Wall Street economists now say that it wouldn’t take much for the U.S., euro area and Japan to each contract again either this quarter or next, just months after they bounced from the deepest recession in generations. Bloomberg Economics guages of high-frequency data point to a double-dip downturn, with European factory indexes on Monday justifying that worry, though a U.S. measure of business activity was upbeat.
That leaves policy makers hearing calls for more stimulus, even when central banks are already stretched and starting to worry about froth in financial markets. Meantime, politicians from the U.S. to Europe are clashing over just how much they can and should do with fiscal policy.
“While there is much excitement over the progress of vaccine development, it will not be the quick fix that many expect it to be,” Singapore’s Trade & Industry Minister Chan Chun Sing told reporters on Monday. “Manufacturing enough doses, then distributing and vaccinating a significant population of the world, will take many months, if not years.”
Against such a backdrop, the European Central Bank is set to ease monetary policy again next month, while the Federal Reserve could concentrate more of its bond purchases on longer-term securities to push down interest rates.
But there are concerns the central banks have run out of room to act decisively and that even easier financial conditions won’t translate into an economic boost. The International Monetary Fund is among those also warning elevated asset prices potentially point to a disconnect from the real economy and so may pose a financial stability threat.
“There is a glut of savings and a shortage of investment,” which is the core problem facing developed economies, former Fed Chair Janet Yellen, who is set to be nominated for Treasury Secretary by President-elect Joe Biden, told Bloomberg’s New Economy Forum last week. “We have to have fiscal policy, structural policy other than just relying on central banks to achieve healthy growth.”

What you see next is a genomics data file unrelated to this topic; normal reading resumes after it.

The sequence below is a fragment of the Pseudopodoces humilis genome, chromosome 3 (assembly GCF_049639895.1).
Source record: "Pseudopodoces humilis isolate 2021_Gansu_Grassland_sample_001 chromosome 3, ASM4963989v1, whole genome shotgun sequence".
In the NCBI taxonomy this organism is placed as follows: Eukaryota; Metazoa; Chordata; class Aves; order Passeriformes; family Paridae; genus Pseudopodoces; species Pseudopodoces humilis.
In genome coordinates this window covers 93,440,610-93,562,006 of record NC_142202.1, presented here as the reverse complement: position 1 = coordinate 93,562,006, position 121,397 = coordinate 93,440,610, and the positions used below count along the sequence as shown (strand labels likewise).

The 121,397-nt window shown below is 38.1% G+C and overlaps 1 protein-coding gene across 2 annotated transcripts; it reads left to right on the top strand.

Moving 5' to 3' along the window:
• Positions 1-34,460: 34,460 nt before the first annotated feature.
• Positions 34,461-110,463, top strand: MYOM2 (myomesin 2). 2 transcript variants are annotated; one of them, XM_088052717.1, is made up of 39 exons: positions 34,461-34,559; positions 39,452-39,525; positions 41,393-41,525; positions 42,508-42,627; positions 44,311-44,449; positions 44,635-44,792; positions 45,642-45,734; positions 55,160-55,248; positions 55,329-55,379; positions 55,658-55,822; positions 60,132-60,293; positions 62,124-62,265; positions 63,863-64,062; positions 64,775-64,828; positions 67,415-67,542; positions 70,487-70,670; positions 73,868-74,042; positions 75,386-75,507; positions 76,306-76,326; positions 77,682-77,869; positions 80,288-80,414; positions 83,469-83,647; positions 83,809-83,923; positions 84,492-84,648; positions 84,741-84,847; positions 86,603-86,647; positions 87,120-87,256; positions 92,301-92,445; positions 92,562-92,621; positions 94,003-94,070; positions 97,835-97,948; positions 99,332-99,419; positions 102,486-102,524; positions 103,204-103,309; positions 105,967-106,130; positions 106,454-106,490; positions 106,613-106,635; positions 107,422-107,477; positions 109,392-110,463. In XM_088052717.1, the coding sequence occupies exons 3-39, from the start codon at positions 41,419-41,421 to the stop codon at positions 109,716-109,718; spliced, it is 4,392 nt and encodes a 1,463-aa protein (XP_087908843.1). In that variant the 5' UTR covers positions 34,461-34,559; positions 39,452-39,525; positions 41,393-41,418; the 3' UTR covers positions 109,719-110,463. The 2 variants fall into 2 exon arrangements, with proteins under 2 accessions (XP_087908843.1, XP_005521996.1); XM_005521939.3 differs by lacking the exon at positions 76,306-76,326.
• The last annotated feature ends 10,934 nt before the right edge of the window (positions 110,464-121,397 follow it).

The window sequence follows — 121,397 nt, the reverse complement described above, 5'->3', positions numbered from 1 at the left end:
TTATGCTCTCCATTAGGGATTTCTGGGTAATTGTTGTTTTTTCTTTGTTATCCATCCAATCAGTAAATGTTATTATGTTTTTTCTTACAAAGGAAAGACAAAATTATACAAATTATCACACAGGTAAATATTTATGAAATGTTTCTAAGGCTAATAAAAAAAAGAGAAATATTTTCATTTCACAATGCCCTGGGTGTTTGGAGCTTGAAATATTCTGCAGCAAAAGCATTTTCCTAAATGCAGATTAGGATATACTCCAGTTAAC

The problem is fiscal policy in the U.S. and Europe isn’t racing to the rescue. Lawmakers in the U.S. are at loggerheads over how much more to spend as Biden prepares to take office. President Donald Trump’s Treasury Department last week reduced the Fed’s ability to aid some credit markets.
In Europe, US$2 trillion in aid is being held up by a fight over political control.
“Exactly at the time central banks everywhere are acknowledging the centrality of fiscal policy in dealing with the economic consequences of the pandemic, governments are facing difficulties in implementing the next leg of their stimulus,” said Gilles Moec, chief economist at AXA SA.
What Bloomberg Economics Says...
“Our base case is a contraction of 4.1 per cent in global output in 2020, followed by a rebound to 4.9 per cent growth in 2021. Uncertainty on the course of the virus, extent of stimulus, and timing of a vaccine mean the range of possible outcomes remains unusually wide.”
— Tom Orlik
For the U.S., the pace of infections prompted JPMorgan Chase & Co. analysts to forecast an economic shrinkage next quarter as various states impose social distancing curbs and some government benefits expire. Recent data show more people filing for unemployment benefits and fewer dining out at restaurants.
“It is possible we could have negative growth if this resurgence gets bad enough and mobility falls off enough,” Dallas Fed President Robert Kaplan told Bloomberg Television last week.